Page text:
The U.S. Can’t Afford To Let Shale Fail

shaleAuthored by Robert Rapier

Oil Price

It’s no secret that the growth of U.S. shale oil has been a thorn in the sides of both Saudi Arabia and Russia. They have seen their market shares erode as the shale boom made the U.S. the world’s largest producer of crude oil. But Saudi Arabia’s national oil company, Saudi Aramco, is a single entity that produces 13 percent of the world’s oil and controls 17 percent of the world’s proved reserves. That puts them in a very powerful position. They can withhold a lot of oil from the market, or they can flood the market with oil and crash the price.

I have warned many times that Saudi Aramco’s power shouldn’t be underestimated, even as some were suggesting the shale oil had rendered OPEC (which they control) toothless. In an article I wrote in 2016, I observed:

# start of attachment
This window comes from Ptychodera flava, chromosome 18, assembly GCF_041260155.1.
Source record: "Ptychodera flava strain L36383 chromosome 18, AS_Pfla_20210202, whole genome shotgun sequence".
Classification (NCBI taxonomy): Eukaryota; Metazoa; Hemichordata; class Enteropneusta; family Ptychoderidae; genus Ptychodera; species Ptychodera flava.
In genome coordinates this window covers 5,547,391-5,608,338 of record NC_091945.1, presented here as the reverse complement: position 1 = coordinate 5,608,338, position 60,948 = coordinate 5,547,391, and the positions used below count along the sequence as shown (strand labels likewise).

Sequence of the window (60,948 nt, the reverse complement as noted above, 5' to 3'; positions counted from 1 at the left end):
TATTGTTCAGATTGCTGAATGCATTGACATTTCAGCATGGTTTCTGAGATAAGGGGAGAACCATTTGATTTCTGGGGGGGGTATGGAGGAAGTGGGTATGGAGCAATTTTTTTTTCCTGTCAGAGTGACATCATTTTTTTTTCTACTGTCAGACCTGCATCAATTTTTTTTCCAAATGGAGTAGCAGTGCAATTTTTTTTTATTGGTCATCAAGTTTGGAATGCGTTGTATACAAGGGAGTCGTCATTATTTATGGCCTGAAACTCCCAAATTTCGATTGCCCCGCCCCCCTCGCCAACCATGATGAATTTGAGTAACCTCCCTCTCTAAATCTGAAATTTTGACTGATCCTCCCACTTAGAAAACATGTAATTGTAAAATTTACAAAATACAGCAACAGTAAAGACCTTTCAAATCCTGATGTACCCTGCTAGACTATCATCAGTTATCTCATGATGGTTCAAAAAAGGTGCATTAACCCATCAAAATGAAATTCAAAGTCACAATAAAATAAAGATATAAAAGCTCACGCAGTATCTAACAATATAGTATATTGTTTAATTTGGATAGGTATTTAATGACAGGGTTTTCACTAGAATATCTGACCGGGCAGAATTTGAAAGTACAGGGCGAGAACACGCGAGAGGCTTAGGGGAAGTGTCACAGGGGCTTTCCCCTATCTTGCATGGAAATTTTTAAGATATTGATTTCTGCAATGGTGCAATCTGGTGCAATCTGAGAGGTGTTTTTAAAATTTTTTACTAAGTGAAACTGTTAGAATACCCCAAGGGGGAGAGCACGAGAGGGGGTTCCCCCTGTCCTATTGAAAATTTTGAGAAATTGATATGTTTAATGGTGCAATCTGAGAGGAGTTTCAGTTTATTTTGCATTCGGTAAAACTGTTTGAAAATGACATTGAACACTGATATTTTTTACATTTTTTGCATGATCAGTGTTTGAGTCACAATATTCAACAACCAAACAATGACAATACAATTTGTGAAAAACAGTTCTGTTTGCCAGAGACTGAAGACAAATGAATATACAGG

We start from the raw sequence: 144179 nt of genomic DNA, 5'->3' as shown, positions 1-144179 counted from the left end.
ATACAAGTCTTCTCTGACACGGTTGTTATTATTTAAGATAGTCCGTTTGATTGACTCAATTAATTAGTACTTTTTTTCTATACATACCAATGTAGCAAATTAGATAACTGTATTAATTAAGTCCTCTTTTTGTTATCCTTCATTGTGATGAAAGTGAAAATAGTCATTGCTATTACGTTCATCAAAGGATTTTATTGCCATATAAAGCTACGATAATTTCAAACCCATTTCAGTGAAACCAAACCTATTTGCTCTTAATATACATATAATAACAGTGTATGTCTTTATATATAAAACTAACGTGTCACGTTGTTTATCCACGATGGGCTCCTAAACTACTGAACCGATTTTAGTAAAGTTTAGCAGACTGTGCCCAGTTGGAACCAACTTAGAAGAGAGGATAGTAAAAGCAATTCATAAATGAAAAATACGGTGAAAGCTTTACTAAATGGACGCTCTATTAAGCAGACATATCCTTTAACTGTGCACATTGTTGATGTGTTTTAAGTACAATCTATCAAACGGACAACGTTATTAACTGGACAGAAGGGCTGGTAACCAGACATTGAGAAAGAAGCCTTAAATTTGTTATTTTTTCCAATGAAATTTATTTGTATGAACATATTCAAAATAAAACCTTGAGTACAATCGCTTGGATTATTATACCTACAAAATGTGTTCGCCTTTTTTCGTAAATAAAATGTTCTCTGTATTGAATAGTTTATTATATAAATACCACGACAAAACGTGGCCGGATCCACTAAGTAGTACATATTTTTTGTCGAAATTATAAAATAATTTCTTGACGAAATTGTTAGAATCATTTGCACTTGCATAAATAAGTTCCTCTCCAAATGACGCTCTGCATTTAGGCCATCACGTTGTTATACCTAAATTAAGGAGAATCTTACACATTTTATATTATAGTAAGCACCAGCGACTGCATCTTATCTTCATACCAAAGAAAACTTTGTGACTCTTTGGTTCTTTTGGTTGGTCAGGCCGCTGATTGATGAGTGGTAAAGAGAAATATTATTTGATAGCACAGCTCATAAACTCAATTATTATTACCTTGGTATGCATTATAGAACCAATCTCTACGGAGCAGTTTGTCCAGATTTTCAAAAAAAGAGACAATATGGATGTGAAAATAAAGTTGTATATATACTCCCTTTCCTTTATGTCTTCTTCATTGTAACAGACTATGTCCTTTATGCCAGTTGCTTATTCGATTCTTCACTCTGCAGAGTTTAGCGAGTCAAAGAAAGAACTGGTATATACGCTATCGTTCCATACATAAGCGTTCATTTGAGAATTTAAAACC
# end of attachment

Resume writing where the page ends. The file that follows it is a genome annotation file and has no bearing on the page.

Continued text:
“OPEC is a big reason oil prices fell into $20s earlier this year, and they were a big reason oil prices were at $100 a few years ago. What other organization has the power to move the price of oil so dramatically — both up and down? That is real market power. So they may sometimes behave like a paper tiger. But they are capable of rapidly moving the global oil markets.”

Saudi Arabia should not be underestimated. They started a price war in 2014 that drove oil prices into the $20s. No other single entity could have done that. The strategy temporarily stalled U.S. oil production, and although they did bankrupt a few shale oil producers, the industry proved resilient. So Saudi Arabia switched back to cutting production to prop up prices in 2016, and until recently they had maintained that strategy.

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